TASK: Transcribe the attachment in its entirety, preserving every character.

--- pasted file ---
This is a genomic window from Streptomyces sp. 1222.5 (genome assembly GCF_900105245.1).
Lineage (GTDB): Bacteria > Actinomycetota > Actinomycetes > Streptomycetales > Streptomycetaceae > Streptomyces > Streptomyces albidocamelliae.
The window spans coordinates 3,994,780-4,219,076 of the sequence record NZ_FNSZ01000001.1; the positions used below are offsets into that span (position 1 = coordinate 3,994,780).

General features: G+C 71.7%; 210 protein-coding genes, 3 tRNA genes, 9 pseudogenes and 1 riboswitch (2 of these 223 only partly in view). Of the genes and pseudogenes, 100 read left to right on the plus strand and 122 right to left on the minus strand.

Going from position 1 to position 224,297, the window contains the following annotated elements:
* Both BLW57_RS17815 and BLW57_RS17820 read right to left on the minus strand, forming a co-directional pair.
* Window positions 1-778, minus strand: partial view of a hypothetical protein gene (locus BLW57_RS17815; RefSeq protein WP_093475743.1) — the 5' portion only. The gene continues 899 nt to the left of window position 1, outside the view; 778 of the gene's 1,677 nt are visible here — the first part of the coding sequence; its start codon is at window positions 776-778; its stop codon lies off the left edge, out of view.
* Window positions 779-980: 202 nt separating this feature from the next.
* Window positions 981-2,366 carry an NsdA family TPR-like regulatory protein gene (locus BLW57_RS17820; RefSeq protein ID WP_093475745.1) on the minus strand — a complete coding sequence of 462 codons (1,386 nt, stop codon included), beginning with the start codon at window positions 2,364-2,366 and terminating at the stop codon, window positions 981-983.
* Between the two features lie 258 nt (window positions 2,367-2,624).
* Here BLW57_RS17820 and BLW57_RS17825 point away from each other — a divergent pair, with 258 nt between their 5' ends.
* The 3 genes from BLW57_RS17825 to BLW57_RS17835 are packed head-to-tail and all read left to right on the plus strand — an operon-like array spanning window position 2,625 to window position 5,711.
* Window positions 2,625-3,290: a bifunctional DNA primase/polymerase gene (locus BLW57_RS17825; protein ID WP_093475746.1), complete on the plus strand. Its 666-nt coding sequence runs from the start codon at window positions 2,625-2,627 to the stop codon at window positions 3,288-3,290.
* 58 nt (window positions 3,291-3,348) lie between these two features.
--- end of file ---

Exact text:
This is a genomic window from Streptomyces sp. 1222.5 (genome assembly GCF_900105245.1).
Lineage (GTDB): Bacteria > Actinomycetota > Actinomycetes > Streptomycetales > Streptomycetaceae > Streptomyces > Streptomyces albidocamelliae.
The window spans coordinates 3,994,780-4,219,076 of the sequence record NZ_FNSZ01000001.1; the positions used below are offsets into that span (position 1 = coordinate 3,994,780).

General features: G+C 71.7%; 210 protein-coding genes, 3 tRNA genes, 9 pseudogenes and 1 riboswitch (2 of these 223 only partly in view). Of the genes and pseudogenes, 100 read left to right on the plus strand and 122 right to left on the minus strand.

Going from position 1 to position 224,297, the window contains the following annotated elements:
* Both BLW57_RS17815 and BLW57_RS17820 read right to left on the minus strand, forming a co-directional pair.
* Window positions 1-778, minus strand: partial view of a hypothetical protein gene (locus BLW57_RS17815; RefSeq protein WP_093475743.1) — the 5' portion only. The gene continues 899 nt to the left of window position 1, outside the view; 778 of the gene's 1,677 nt are visible here — the first part of the coding sequence; its start codon is at window positions 776-778; its stop codon lies off the left edge, out of view.
* Window positions 779-980: 202 nt separating this feature from the next.
* Window positions 981-2,366 carry an NsdA family TPR-like regulatory protein gene (locus BLW57_RS17820; RefSeq protein ID WP_093475745.1) on the minus strand — a complete coding sequence of 462 codons (1,386 nt, stop codon included), beginning with the start codon at window positions 2,364-2,366 and terminating at the stop codon, window positions 981-983.
* Between the two features lie 258 nt (window positions 2,367-2,624).
* Here BLW57_RS17820 and BLW57_RS17825 point away from each other — a divergent pair, with 258 nt between their 5' ends.
* The 3 genes from BLW57_RS17825 to BLW57_RS17835 are packed head-to-tail and all read left to right on the plus strand — an operon-like array spanning window position 2,625 to window position 5,711.
* Window positions 2,625-3,290: a bifunctional DNA primase/polymerase gene (locus BLW57_RS17825; protein ID WP_093475746.1), complete on the plus strand. Its 666-nt coding sequence runs from the start codon at window positions 2,625-2,627 to the stop codon at window positions 3,288-3,290.
* 58 nt (window positions 3,291-3,348) lie between these two features.